UK Indie Rock Musicians Face Financial Struggles Touring Europe

UK indie rock musicians are facing a financial crisis while touring Europe due to high costs, including petrol, merchandise, and accommodation expenses, which threatens the livelihoods of artists and the diversity of music offerings. The crisis, exacerbated by Brexit, has led to musicians taking on day jobs, canceling tours, and struggling to make a profit, with implications for the entire live music industry." This description focuses on the primary topic of the financial struggles of UK indie rock musicians touring Europe, the main entities involved (musicians, Brexit), the context of the live music industry, and the significant actions and consequences (financial crisis, day jobs, canceled tours). The description also provides objective and relevant details that will help an AI generate an accurate visual representation of the article's content, such as images of musicians on tour, concert venues, and financial documents.

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UK Indie Rock Musicians Face Financial Struggles Touring Europe

UK Indie Rock Musicians Face Financial Struggles Touring Europe

UK indie rock musicians are facing a financial crisis as they struggle to make a profit from touring Europe due to high costs. Over 100 musicians have shared their stories, revealing the challenges of covering expenses such as petrol, merchandise, and accommodation while on the road.

Why this matters: The financial struggles of UK indie rock musicians touring Europe have broader implications for the music industry as a whole, threatening the livelihoods of artists and the diversity of music offerings. If left unaddressed, this crisis could lead to a decline in the quality and quantity of live music experiences, ultimately affecting music fans and the cultural landscape.

Indie rock frontman Sam Griffiths, whose band the Howl & the Hum is preparing for an upcoming European tour, faces a daunting £24,990 in expenses against an income of only £14,664. Griffiths, who works a day job in administration for the NHS, has to manage the band's finances himself to avoid additional fees. "I haven't included little expenses we won't see coming. I'm having to work really hard to make sure that everyone gets paid," he said.

PJ Johnson's alt rock band Bug Teeth is in a similar predicament, with most of their earnings going towards petrol and accommodation. Johnson, who works as a copywriter, notes that many musicians have to use advances from labels to pay for production, which they may never recoup. "We still don't make enough money to record or tour as much as we need to become more widely known. Everything we earn goes on petrol and accommodation," Johnson said.

The financial strain has forced many musicians to take on day jobs to make ends meet. According to the Independent Society of Musicians, almost half of UK musicians have had less work in the EU post-Brexit, and 40% have had to cancel work in the EU due to increased travel and working costs. Visas, carnets, and other essential documentation for artists are expensive and prohibitively so in some cases.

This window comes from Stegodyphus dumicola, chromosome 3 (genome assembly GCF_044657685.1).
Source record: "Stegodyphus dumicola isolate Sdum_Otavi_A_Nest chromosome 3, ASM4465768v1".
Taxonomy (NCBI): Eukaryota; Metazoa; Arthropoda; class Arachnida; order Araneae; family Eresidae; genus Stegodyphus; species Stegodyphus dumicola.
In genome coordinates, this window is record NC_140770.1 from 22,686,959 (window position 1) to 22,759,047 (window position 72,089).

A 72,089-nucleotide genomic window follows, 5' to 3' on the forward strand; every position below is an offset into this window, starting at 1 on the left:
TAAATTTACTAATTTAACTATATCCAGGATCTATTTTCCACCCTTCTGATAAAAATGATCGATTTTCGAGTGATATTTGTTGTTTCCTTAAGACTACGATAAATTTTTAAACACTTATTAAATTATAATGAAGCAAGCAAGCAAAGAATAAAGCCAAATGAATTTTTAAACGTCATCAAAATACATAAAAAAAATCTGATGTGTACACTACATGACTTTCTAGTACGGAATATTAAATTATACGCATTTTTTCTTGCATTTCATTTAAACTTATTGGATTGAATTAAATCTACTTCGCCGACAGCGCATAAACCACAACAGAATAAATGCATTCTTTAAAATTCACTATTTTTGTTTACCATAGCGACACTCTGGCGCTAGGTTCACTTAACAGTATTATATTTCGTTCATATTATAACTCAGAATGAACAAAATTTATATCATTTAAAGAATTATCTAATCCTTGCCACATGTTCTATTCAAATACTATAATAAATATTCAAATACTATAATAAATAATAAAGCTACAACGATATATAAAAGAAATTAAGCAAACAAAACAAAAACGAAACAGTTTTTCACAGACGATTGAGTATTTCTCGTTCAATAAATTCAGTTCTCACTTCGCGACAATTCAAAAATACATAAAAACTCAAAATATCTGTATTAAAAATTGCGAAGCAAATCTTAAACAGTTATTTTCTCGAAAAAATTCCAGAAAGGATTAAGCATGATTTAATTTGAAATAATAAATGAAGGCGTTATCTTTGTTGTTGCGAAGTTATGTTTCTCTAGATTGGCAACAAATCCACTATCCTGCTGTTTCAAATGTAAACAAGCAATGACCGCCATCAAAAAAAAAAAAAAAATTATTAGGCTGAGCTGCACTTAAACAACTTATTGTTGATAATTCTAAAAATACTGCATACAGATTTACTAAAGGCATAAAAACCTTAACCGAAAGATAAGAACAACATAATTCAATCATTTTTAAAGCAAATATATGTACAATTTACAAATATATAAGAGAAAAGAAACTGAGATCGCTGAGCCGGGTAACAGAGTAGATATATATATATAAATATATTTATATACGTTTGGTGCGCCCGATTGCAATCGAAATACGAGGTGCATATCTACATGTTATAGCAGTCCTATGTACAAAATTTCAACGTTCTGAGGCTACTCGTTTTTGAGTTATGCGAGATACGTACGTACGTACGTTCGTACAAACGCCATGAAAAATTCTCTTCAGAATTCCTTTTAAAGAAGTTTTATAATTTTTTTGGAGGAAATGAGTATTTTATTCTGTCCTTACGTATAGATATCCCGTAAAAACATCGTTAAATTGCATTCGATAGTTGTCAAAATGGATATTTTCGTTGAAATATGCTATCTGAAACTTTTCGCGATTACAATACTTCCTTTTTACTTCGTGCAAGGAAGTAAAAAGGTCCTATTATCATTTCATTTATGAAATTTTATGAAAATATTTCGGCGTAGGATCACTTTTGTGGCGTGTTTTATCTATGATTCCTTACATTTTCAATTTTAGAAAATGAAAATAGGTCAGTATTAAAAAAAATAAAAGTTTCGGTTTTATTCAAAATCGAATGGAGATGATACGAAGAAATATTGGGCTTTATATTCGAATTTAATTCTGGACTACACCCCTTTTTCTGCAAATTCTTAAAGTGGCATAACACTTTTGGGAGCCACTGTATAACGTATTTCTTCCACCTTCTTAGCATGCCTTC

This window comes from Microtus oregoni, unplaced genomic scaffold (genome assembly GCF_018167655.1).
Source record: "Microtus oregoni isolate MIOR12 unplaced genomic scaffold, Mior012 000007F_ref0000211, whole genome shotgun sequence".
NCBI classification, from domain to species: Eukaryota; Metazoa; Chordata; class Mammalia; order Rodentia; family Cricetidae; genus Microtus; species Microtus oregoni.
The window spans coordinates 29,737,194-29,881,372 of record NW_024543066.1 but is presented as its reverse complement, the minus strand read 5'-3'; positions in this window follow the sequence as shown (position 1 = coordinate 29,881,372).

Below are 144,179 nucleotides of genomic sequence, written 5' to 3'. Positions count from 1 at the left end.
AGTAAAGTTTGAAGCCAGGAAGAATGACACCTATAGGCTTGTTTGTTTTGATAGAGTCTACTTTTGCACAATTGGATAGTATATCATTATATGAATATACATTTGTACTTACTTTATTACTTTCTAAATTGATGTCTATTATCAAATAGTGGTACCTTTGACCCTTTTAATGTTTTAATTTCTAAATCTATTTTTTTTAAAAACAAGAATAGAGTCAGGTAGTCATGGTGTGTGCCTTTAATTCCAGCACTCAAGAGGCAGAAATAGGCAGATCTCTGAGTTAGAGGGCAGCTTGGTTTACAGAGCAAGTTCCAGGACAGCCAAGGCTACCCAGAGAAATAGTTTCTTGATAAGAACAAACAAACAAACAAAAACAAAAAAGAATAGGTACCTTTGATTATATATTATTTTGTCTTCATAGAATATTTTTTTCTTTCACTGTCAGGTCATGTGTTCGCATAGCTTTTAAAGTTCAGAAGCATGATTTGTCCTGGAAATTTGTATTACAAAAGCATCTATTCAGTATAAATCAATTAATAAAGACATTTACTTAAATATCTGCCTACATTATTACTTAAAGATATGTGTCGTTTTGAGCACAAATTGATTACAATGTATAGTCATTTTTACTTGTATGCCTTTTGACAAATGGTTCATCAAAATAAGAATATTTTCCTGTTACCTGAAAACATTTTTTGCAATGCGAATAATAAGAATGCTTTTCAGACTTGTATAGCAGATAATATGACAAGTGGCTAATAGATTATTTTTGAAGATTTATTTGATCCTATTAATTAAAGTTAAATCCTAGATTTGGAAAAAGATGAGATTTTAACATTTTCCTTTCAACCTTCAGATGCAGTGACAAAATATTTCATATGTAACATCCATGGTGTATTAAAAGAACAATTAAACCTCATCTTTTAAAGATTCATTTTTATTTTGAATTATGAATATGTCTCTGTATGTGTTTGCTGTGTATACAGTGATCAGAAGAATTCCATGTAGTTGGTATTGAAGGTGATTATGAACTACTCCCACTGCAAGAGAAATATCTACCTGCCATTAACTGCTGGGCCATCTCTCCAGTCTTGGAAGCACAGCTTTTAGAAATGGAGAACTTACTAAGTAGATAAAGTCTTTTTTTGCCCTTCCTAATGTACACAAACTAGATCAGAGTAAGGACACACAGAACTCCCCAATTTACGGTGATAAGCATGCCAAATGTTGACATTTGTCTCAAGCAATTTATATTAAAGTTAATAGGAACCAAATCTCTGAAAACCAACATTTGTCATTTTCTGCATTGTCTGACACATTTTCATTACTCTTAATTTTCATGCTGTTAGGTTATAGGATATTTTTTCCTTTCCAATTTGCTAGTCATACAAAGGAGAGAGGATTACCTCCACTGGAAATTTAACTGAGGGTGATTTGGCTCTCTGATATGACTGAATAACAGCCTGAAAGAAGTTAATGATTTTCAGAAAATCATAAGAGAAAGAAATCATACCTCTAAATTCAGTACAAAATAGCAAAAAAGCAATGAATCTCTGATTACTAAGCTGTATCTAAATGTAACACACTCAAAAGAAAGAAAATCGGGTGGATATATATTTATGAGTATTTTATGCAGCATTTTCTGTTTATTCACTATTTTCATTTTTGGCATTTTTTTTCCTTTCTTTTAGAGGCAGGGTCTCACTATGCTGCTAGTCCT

Brexit has had a significant impact on touring, with musicians like Fiona Fey no longer gigging in Europe as often due to increased costs and decreased subsidies. "Brexit had a massive impact. We used to do festivals in places like Italy and Spain. They pay musicians better there," Fey said. Dean Glover, a Manchester-based producer, is concerned that musicians are being priced out of career success due to financial constraints.

The cost-of-touring crisis is not limited to grassroots music venues but also affects festivals, electronic music venues, academies, and arenas. Promoters are struggling to put on shows or make them financially viable due to high costs. A Commons Culture, Media and Sport Committee report has recommended a comprehensive review of live and electronic music by the summer to examine the long-term challenges to the live music ecosystem.

The financial struggles faced by UK indie rock musicians touring Europe highlight the urgent need for support and solutions to ensure the viability of the live music industry. With rising costs and Brexit-related challenges, many talented artists are at risk of being unable to pursue their careers without taking on unsustainable financial burdens. As the music community awaits the findings of the proposed comprehensive review, it is clear that action must be taken to address this crisis and protect the future of live music in the UK and beyond.

Key Takeaways

  • UK indie rock musicians face financial crisis due to high touring costs in Europe.
  • Over 100 musicians shared stories of struggling to cover expenses like petrol, merchandise, and accommodation.
  • Brexit has increased travel and working costs, forcing many musicians to take on day jobs.
  • 40% of UK musicians have had to cancel EU work due to increased costs, with almost half experiencing less work.
  • A comprehensive review of live music is recommended to address the long-term challenges to the industry.